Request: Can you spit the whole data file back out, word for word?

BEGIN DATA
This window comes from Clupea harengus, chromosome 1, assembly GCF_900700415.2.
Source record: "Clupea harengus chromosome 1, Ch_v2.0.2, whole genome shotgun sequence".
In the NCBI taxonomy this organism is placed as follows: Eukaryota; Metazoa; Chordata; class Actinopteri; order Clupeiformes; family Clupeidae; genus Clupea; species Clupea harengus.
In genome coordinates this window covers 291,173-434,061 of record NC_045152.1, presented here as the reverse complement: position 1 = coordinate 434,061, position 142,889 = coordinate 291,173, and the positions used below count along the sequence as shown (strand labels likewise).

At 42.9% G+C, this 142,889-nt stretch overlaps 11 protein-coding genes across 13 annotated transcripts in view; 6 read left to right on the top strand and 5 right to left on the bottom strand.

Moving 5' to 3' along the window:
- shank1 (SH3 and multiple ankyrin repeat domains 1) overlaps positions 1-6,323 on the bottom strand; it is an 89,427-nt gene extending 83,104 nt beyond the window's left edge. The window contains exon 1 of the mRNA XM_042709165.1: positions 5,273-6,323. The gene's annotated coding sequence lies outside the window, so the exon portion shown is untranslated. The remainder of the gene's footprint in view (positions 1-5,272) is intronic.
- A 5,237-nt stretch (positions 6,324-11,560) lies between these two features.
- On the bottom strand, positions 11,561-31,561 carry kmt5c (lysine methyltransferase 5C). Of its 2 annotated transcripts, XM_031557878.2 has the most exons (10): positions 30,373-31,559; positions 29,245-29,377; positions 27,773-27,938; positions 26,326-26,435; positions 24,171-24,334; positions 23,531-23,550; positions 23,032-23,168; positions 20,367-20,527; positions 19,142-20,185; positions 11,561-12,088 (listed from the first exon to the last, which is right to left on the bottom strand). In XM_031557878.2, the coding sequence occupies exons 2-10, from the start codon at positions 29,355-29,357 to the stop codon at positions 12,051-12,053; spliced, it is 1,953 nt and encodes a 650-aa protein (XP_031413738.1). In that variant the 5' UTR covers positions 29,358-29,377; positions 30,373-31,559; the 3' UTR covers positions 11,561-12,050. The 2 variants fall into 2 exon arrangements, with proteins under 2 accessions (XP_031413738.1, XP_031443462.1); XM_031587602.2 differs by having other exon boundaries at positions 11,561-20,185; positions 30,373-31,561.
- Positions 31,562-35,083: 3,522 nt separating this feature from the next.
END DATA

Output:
This window comes from Clupea harengus, chromosome 1, assembly GCF_900700415.2.
Source record: "Clupea harengus chromosome 1, Ch_v2.0.2, whole genome shotgun sequence".
In the NCBI taxonomy this organism is placed as follows: Eukaryota; Metazoa; Chordata; class Actinopteri; order Clupeiformes; family Clupeidae; genus Clupea; species Clupea harengus.
In genome coordinates this window covers 291,173-434,061 of record NC_045152.1, presented here as the reverse complement: position 1 = coordinate 434,061, position 142,889 = coordinate 291,173, and the positions used below count along the sequence as shown (strand labels likewise).

At 42.9% G+C, this 142,889-nt stretch overlaps 11 protein-coding genes across 13 annotated transcripts in view; 6 read left to right on the top strand and 5 right to left on the bottom strand.

Moving 5' to 3' along the window:
- shank1 (SH3 and multiple ankyrin repeat domains 1) overlaps positions 1-6,323 on the bottom strand; it is an 89,427-nt gene extending 83,104 nt beyond the window's left edge. The window contains exon 1 of the mRNA XM_042709165.1: positions 5,273-6,323. The gene's annotated coding sequence lies outside the window, so the exon portion shown is untranslated. The remainder of the gene's footprint in view (positions 1-5,272) is intronic.
- A 5,237-nt stretch (positions 6,324-11,560) lies between these two features.
- On the bottom strand, positions 11,561-31,561 carry kmt5c (lysine methyltransferase 5C). Of its 2 annotated transcripts, XM_031557878.2 has the most exons (10): positions 30,373-31,559; positions 29,245-29,377; positions 27,773-27,938; positions 26,326-26,435; positions 24,171-24,334; positions 23,531-23,550; positions 23,032-23,168; positions 20,367-20,527; positions 19,142-20,185; positions 11,561-12,088 (listed from the first exon to the last, which is right to left on the bottom strand). In XM_031557878.2, the coding sequence occupies exons 2-10, from the start codon at positions 29,355-29,357 to the stop codon at positions 12,051-12,053; spliced, it is 1,953 nt and encodes a 650-aa protein (XP_031413738.1). In that variant the 5' UTR covers positions 29,358-29,377; positions 30,373-31,559; the 3' UTR covers positions 11,561-12,050. The 2 variants fall into 2 exon arrangements, with proteins under 2 accessions (XP_031413738.1, XP_031443462.1); XM_031587602.2 differs by having other exon boundaries at positions 11,561-20,185; positions 30,373-31,561.
- Positions 31,562-35,083: 3,522 nt separating this feature from the next.